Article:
After observing that texts in educational administration have largely failed to address the problem of the justice and fairness of social and educational arrangements, this article goes on to examine the necessary relationships between ethical leadership, community and the notion of social justice. Such relationships are argued to be necessarily political, although the field of leadership has historically seen administration as a substitute for politics. The relationship between social justice and disadvantage is examined, as are current approaches to community, choice and diversity. The importance of both redistributive and recognitional approaches to social justice is emphasized as a basis for a model of educational administration centred on the problem of the justice and fairness of social and educational arrangements.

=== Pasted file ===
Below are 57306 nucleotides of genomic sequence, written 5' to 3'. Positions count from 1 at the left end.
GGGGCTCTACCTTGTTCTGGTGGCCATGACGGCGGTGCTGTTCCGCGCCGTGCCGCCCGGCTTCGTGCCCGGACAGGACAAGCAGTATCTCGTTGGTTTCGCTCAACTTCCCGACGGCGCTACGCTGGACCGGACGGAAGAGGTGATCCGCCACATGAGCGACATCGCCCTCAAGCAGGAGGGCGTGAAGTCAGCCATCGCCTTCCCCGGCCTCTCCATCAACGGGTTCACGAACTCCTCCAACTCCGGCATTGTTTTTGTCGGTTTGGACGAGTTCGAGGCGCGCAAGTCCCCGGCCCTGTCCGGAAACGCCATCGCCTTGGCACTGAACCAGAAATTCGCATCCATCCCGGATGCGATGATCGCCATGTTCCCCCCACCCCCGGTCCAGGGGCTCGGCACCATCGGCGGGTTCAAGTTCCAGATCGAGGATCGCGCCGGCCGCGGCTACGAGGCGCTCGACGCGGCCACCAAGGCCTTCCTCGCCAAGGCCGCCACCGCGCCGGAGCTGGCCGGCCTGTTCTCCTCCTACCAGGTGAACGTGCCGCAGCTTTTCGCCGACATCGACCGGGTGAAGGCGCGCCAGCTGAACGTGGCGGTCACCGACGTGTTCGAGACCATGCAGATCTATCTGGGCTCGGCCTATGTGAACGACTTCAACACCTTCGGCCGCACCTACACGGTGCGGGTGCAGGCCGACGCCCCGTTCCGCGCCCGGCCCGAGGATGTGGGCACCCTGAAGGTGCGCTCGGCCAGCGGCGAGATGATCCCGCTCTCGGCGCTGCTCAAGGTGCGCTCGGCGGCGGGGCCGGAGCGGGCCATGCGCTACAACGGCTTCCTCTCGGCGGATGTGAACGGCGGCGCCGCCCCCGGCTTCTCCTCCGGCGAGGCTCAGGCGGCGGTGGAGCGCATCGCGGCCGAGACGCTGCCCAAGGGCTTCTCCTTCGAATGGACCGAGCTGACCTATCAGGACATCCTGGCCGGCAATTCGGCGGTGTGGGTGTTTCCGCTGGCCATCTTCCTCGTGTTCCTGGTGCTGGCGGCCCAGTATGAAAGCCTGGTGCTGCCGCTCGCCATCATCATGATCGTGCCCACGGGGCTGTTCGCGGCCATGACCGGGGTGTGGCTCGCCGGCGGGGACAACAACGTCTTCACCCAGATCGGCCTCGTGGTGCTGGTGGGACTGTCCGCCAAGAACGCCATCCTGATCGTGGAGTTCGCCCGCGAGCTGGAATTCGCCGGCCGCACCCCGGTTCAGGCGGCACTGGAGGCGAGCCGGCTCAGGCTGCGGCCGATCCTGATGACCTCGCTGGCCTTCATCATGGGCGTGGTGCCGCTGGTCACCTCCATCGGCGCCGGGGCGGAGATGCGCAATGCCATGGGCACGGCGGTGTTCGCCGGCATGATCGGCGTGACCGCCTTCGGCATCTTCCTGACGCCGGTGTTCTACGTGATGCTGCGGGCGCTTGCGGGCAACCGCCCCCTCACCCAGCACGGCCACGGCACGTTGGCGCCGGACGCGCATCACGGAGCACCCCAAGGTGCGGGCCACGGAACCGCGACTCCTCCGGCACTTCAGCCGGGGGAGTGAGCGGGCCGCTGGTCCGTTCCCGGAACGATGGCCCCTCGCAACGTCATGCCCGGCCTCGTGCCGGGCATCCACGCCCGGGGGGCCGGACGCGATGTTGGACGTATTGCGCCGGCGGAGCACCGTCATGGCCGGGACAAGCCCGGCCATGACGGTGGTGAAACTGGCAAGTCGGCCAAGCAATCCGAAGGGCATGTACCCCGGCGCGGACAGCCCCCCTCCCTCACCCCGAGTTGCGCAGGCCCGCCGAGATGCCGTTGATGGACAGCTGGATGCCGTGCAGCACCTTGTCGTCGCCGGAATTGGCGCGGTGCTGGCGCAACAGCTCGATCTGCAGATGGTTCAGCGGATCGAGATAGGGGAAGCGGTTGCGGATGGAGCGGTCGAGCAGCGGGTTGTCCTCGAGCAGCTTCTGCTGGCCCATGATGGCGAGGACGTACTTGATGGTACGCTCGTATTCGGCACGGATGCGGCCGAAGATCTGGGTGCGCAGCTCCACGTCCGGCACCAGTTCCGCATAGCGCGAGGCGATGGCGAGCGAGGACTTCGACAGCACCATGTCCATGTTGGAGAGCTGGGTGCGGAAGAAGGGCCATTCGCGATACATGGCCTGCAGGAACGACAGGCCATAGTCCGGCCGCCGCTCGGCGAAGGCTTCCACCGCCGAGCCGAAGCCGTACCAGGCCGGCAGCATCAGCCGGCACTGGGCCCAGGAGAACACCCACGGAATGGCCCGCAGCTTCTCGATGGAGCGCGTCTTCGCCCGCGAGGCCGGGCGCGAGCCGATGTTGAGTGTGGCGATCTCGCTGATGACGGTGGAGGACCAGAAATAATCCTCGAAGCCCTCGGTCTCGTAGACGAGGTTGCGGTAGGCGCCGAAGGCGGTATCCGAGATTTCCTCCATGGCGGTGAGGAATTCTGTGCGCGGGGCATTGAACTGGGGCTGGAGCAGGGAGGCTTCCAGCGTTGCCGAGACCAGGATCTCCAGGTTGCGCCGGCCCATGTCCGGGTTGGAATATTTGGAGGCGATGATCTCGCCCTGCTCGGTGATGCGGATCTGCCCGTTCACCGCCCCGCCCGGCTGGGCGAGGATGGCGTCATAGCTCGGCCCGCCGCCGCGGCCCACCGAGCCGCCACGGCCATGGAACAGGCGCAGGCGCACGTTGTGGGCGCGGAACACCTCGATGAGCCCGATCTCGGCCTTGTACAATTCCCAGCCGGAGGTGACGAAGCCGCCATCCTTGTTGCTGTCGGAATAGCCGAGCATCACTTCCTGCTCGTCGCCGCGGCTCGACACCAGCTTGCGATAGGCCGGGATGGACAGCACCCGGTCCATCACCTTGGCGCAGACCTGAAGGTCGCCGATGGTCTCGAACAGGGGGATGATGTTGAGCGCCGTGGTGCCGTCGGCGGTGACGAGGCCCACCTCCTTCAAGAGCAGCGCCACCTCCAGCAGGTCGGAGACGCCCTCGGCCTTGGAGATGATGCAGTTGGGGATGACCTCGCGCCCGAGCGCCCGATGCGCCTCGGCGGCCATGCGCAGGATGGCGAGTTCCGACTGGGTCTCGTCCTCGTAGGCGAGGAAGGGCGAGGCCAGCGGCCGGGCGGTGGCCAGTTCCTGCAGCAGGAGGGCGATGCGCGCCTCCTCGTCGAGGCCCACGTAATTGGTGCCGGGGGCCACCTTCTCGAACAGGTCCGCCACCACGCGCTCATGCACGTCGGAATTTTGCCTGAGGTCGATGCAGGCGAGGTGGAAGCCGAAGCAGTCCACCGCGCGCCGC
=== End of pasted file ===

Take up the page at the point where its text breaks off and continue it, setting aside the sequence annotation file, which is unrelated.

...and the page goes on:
Field of Research
130304 Educational Administration, Management and Leadership
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